My Daughter Talks A Lot
My daughter talks a lot. And by "a lot" I mean pretty much all the time.
On our walk home from school today I asked her a question about her day and she launched into a long story. After twenty minutes, I realized that she hadn’t even answered the question yet. She was just getting started.
Her talking drives her brother crazy. He can’t get a word in edgewise. Sometimes she does it on purpose, I’ve noticed---she’ll keep talking without anything more to say so he can’t get a turn to speak. Her talking drives my partner crazy. He, too, would like a chance to hear himself think once in a while.
Her talking drives my mother crazy too. “She went to sleep talking, and then woke up talking,” my mom said, after bringing her back from a sleepover.
In fact, she talks in her sleep, too. She was talking about tiny fingers the other night. And pickles the night after. She also yells out “no” followed by her brother’s name. Or her friend’s name and “those are my pencil crayons!” There’s so much going on in that six-year-old mind---so much she needs to get out!
“She advocates very well for herself,” her teacher told us on parent-teacher night. I thought that was a very diplomatic way to put it. “But I also have to remind her that I’m the teacher, and I’ll lead the class and give the lesson,” she added.
Her talking can be useful at times. During a long car ride the other month, our son asked his sister to tell a story and she obliged. She started the story of a girl and her brother, and a castle and a dragon. She took her first breath at about the 45 minute mark. Then she kept going for another 45 minutes. She added another family and something about giants. Every once in a while she dropped in words like penis, vagina, bum and poop, which sent them into fits of giggles. It was a good way to pass the time.
Our daughter was a quiet infant. The adoption agency placed her with us hoping we could help bring her out of her shell. For the longest time, she just took everything in. She watched, she listened, she absorbed. Sometimes she still does---either in a new situation or when meeting a new person. But then she’ll start talking, and once she’s started….
So it’s worked. She’s definitely found her voice.
Last year, our son was playing video games and our daughter sat on the arm of his chair. She went on and on about who was together with whom and who had broken up whom (and she was in senior kindergarten!) But it seemed so stereotypical – the male playing video games and not paying the slightest bit of attention and the female babbling on.
I'll admit, though, that even I tune her out at times. I’m just as guilty of not giving her my full attention.
But I will never tell her to be quiet. There are enough messages in society for girls and women to be quiet, to be seen and not heard, that what they have to offer is not valuable, or not to overstep their place.
I want my girl to speak up and speak out. I want her to be confident and vocal. And she is! She feels that what she has to say is valid. Whether that is due to her personality or her upbringing---or perhaps due to the need to hold her own with her brother---she is not shy at all.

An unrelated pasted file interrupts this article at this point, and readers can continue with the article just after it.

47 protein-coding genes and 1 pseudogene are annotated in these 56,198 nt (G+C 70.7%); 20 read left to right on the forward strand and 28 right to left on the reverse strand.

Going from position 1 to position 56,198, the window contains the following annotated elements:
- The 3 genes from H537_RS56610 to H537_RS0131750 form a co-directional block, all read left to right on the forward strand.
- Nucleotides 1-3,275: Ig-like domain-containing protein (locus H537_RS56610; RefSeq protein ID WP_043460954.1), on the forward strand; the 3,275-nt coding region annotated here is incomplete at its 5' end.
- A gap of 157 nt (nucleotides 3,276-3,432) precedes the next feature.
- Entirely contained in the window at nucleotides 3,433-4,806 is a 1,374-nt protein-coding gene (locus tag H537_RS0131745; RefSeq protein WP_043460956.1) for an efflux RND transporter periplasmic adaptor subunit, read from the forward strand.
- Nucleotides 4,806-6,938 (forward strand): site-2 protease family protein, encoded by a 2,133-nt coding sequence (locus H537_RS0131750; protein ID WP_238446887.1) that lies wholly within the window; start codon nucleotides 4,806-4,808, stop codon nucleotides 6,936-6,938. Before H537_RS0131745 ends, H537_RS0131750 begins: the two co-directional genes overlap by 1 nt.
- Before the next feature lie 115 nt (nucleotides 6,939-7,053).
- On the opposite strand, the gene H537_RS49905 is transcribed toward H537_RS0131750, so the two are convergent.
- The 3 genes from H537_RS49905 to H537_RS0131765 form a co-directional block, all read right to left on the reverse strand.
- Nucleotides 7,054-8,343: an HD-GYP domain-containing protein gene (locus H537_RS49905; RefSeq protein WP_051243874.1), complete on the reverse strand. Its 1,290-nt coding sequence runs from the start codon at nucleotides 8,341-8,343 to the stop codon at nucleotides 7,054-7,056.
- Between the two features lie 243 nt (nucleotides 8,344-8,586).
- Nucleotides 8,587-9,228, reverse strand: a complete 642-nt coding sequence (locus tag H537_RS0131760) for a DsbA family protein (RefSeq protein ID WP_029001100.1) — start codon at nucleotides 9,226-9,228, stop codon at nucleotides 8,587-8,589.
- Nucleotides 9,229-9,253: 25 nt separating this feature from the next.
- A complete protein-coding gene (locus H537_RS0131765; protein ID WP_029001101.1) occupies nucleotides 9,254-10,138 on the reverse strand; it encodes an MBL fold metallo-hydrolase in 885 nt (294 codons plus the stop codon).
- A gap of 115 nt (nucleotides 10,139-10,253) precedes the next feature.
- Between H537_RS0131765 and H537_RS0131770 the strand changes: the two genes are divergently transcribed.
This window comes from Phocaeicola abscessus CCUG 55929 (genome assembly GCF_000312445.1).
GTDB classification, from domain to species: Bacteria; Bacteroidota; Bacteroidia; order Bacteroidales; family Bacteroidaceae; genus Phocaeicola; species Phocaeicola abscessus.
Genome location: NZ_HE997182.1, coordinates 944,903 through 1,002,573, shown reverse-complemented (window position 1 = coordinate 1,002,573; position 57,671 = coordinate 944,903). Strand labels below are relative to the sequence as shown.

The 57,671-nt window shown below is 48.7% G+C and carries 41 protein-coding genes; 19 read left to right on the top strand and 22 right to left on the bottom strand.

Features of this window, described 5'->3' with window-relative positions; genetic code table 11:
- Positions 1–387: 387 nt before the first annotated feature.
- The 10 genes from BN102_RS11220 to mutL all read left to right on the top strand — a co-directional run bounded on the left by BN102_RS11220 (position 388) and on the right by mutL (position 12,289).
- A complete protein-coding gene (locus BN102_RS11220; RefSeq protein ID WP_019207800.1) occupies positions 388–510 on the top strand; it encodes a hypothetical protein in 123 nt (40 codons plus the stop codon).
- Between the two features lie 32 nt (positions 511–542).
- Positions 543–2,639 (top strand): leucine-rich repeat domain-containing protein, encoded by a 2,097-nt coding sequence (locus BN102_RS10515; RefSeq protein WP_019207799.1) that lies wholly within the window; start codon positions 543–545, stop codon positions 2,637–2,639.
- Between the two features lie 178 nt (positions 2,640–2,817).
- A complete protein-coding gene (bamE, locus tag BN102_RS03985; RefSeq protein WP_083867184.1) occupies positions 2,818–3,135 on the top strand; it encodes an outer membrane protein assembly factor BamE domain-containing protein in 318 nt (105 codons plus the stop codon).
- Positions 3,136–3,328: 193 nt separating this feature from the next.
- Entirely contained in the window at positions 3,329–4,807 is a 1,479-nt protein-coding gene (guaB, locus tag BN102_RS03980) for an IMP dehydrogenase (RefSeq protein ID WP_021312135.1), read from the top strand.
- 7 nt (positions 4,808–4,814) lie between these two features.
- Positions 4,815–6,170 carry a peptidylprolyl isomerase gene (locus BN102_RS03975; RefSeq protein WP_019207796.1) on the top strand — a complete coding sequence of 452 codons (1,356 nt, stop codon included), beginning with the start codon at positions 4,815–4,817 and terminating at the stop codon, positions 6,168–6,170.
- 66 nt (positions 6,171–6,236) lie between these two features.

I hope she remains that way.
The Long Island Adoptive Families support group was created by parents going through the adoption process or who had already adopted. It was a great way to help members navigate the path of adoption whether it be private domestic, international agency, domestic agency or foster care. We spoke with Chemene, one of the founders, and found out how this group is supporting local gay men interested in becoming fathers.
Adam Lozon and Scott Dufour met online and have been together 11 years.They live in Hamilton, Ontario, Canada, with their son Paulo. The couple are both in banking and are engaged to be married. We caught up with the dads to see how fatherhood was treating them!
Guest post from Greg Hutch.
It's two weeks before school starts and I am sitting in my classroom updating the photos in the frames on my desk. These frames used to be filled with pictures of my dogs, of me playing my instrument (I am a music teacher), or of the various other things that I have enjoyed in my lifetime. Today, they are filled with loving pictures of my family, including my son and partner who I raise him with. Times sure have changed…thanks to our son, Clark.
Editor's Note: In this ongoing series, we're shining the spotlight on some of the gay dads behind Gays With Kids as their incredible passion and commitment plays an invaluable role in making Gays With Kids possible. Please contact Brian Rosenberg if you'd like to talk about getting involved, too.
Happy gay uncles day to all the wonderful "guncles" out there! Here at Gays With Kids we know how important your roles are within our families so we want to celebrate you today, and say a big thanks! Enjoy this collection of "guncle" photos and a few words of wisdom and contemplations from the uncles themselves.
Two years ago when Oliver arrived into our lives, my partner Rob and I were living in separate countries. We met in Kuala Lumpur, Malaysia, and had Oliver when Rob was working in Bangkok and I was in KL. Oliver arrived two weeks early when we received an unexpected message from our agent saying to go to the hospital – our surrogate had been checked into hospital.
The day began like any other. My alarm went off at 4.30am. I snoozed until 5am. I ate breakfast until 5.30am, at which point my son, Felix, woke naturally like clockwork. I fed him mashed bananas, cashew butter and chia seeds. I woke my dad up with a cup of tea and handed the baton over for him to look after Felix as I left for work on my bike at 6.30am. I worked through the day as normal. Then, at 6.49pm I received a call from the police.